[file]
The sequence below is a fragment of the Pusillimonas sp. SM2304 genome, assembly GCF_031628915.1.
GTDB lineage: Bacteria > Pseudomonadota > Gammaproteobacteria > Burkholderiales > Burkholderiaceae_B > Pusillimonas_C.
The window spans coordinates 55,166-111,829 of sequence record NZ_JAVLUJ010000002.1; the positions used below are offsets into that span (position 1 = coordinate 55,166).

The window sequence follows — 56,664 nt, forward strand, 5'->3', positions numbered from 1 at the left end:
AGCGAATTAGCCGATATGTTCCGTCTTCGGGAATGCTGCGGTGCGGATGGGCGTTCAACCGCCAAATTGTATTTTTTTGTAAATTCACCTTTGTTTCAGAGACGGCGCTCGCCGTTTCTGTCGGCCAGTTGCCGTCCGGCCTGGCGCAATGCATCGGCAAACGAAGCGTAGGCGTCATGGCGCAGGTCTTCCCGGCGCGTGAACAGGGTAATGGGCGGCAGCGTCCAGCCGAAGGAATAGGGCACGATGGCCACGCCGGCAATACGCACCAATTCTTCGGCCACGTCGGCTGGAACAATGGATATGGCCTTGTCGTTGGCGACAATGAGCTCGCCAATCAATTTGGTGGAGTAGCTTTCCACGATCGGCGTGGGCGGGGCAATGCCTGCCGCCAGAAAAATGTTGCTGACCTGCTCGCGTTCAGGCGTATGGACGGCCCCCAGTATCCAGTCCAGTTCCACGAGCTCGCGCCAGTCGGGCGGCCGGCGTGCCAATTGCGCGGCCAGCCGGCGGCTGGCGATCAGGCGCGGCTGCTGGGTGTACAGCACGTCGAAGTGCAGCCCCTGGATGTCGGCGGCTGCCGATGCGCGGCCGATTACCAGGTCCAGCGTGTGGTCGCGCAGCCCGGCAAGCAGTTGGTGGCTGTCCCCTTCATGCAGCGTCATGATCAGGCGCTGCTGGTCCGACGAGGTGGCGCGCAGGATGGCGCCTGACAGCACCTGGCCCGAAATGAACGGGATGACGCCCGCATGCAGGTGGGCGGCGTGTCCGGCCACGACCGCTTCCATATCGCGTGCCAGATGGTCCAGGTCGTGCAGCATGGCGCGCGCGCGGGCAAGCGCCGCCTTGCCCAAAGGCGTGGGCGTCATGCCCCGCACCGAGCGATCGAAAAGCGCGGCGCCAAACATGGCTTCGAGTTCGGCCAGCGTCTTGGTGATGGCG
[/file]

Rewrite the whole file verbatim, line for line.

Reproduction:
The sequence below is a fragment of the Pusillimonas sp. SM2304 genome, assembly GCF_031628915.1.
GTDB lineage: Bacteria > Pseudomonadota > Gammaproteobacteria > Burkholderiales > Burkholderiaceae_B > Pusillimonas_C.
The window spans coordinates 55,166-111,829 of sequence record NZ_JAVLUJ010000002.1; the positions used below are offsets into that span (position 1 = coordinate 55,166).

The window sequence follows — 56,664 nt, forward strand, 5'->3', positions numbered from 1 at the left end:
AGCGAATTAGCCGATATGTTCCGTCTTCGGGAATGCTGCGGTGCGGATGGGCGTTCAACCGCCAAATTGTATTTTTTTGTAAATTCACCTTTGTTTCAGAGACGGCGCTCGCCGTTTCTGTCGGCCAGTTGCCGTCCGGCCTGGCGCAATGCATCGGCAAACGAAGCGTAGGCGTCATGGCGCAGGTCTTCCCGGCGCGTGAACAGGGTAATGGGCGGCAGCGTCCAGCCGAAGGAATAGGGCACGATGGCCACGCCGGCAATACGCACCAATTCTTCGGCCACGTCGGCTGGAACAATGGATATGGCCTTGTCGTTGGCGACAATGAGCTCGCCAATCAATTTGGTGGAGTAGCTTTCCACGATCGGCGTGGGCGGGGCAATGCCTGCCGCCAGAAAAATGTTGCTGACCTGCTCGCGTTCAGGCGTATGGACGGCCCCCAGTATCCAGTCCAGTTCCACGAGCTCGCGCCAGTCGGGCGGCCGGCGTGCCAATTGCGCGGCCAGCCGGCGGCTGGCGATCAGGCGCGGCTGCTGGGTGTACAGCACGTCGAAGTGCAGCCCCTGGATGTCGGCGGCTGCCGATGCGCGGCCGATTACCAGGTCCAGCGTGTGGTCGCGCAGCCCGGCAAGCAGTTGGTGGCTGTCCCCTTCATGCAGCGTCATGATCAGGCGCTGCTGGTCCGACGAGGTGGCGCGCAGGATGGCGCCTGACAGCACCTGGCCCGAAATGAACGGGATGACGCCCGCATGCAGGTGGGCGGCGTGTCCGGCCACGACCGCTTCCATATCGCGTGCCAGATGGTCCAGGTCGTGCAGCATGGCGCGCGCGCGGGCAAGCGCCGCCTTGCCCAAAGGCGTGGGCGTCATGCCCCGCACCGAGCGATCGAAAAGCGCGGCGCCAAACATGGCTTCGAGTTCGGCCAGCGTCTTGGTGATGGCG